But first, it's important to note that not all browsers handle the idea of event paths the exact same way, and some of them don't do it at all. Super frustrating. One of the reasons that jQuery existed in the first place. So if anyone ever tells you there's no need for jQuery, as of this writing, they're wrong.

Path Handling

const getPath = e => e.path || (e.composedPath && e.composedPath()); const inPath = (ev,to) => getPath(ev).some(o => o == to);

These two functions will give us the ability to get the parent path of our element that was evented, and then see if our element is inside the path of the parent.

Event Delegation

const qdelegate = elementSelector => { const d = qon(elementSelector); return (eventString,elementSelector,fn) => d(eventString, e => q(elementSelector) .forEach(to => inPath(e,to)?fn.call(to,e,to):0)); }

Ok... ummmm... So... Well things have gotten a bit complicated. We're currying functions in here. We're calling curried functions inside our curried functions. We're making atomic functions. We're looping loops inside our loops. At a certain level you can break this down further if you want, but for right now, just accept that we need to check to see if the delegate was clicked, to see if the element we want was clicked, to see if the element we want was inside the delegate, and then to call our callback with the scope of our wanted element. It's a lot.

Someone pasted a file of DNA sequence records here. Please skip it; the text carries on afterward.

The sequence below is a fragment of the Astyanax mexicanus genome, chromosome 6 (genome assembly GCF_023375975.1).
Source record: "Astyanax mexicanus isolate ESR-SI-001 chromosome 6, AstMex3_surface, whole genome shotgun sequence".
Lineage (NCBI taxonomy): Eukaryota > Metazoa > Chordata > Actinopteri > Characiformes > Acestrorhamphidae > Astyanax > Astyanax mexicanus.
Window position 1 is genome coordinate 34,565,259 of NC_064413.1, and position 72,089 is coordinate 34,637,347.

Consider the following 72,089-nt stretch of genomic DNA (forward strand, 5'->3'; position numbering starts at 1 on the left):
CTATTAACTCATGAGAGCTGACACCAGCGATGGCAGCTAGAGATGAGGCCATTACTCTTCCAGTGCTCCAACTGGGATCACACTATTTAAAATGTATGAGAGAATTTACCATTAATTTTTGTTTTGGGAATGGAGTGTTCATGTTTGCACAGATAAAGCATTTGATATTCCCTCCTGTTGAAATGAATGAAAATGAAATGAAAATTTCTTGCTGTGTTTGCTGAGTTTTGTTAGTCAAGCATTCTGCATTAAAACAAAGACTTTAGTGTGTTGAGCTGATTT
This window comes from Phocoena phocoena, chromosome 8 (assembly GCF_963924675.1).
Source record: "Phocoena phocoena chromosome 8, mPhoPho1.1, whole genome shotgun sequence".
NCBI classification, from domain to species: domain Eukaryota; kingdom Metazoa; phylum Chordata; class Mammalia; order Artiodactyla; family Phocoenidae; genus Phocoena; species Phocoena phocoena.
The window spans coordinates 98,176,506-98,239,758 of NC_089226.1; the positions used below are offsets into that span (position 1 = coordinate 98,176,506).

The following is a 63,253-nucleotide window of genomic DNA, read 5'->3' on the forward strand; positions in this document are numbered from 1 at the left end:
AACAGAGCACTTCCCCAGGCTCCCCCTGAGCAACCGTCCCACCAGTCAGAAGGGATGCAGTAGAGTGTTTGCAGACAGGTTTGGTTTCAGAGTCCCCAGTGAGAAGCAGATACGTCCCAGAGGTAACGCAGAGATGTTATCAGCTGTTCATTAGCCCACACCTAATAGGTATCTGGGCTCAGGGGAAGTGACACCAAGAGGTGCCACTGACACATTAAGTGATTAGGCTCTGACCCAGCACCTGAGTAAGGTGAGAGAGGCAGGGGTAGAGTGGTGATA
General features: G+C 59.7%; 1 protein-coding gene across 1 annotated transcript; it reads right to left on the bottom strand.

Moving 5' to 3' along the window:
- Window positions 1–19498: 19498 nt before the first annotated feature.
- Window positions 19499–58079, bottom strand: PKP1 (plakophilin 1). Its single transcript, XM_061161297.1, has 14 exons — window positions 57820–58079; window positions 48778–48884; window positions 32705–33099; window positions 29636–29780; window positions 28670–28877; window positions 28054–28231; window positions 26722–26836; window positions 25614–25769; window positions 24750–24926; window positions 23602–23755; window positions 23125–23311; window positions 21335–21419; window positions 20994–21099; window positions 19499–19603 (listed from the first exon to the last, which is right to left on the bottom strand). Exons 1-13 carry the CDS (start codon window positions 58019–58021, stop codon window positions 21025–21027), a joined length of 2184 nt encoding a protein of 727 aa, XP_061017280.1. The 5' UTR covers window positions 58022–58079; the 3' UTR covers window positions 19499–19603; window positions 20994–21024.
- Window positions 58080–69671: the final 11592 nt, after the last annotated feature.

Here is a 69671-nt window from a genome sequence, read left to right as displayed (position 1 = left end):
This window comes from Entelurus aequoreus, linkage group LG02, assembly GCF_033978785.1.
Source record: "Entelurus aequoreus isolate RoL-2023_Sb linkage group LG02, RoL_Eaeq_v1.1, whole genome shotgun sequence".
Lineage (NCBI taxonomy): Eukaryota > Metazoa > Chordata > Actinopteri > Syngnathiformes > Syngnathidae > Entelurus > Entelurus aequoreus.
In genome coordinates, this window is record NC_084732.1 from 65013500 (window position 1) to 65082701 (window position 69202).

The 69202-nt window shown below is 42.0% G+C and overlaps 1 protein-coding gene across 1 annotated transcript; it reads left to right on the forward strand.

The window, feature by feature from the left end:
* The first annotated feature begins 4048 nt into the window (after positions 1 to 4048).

So how do we use this?

qdelegate(document) ("click mousedown", ".some-element", e=>{ /* some code */ }); // Or const delegated = qdelegate("body"); delegated("mousedown mouseup", ".some-element", e=>{ /* some code */ }); delegated("click", ".other-element", e=>{ /* some code */ });

Here's all of it together.

All Together

const isDom = d => d instanceof HTMLElement || d instanceof HTMLDocument; const getPath = e => e.path || (e.composedPath && e.composedPath()); const inPath = (e,to) => getPath(e).some(o=>o==to); const q = (s,sc=document) => !s || !sc || !isDom(sc) ? [] : isDom(s) ? [s] : Array.isArray(s) ? s : sc.querySelectorAll(s); const qon = sc => { const d = q(sc); const f = (es,fn)=>{ es.trim().split(/\s+/).forEach(e=> d.forEach(o=> o.addEventListener(e,fn))); return f; } return f; } const qdelegate = sc => { const d = qon(sc); const f = (es,sl,fn) => { d(es,ev=>q(sl).forEach(to=> inPath(e,to)?fn.call(to,e,to):0)); return f; } return f; }

These are simplified in text, but also allow each instance of our function to return back a new curried instance of the secondary function, allowing us to chain function calls, much like jQuery but as calls, instead of as methods.

To be 100% clear. Is this necessary? Not if you have jQuery already. Is jQuery necessary? Most likely no, depending on your needs. Is jQuery cool? Yup, I love it. If I only need this, do I need jQuery? Well now that you have this, the answer might be no. This bit of code can replace a large chunk of the reason I have stayed with jQuery for so long. So if you have jQuery, keep using it, it's great. If you don't have it or don't want it, this code can help you decouple.

Written by Hamilton Cline
Last updated on April 3, 2019, 12:40 pm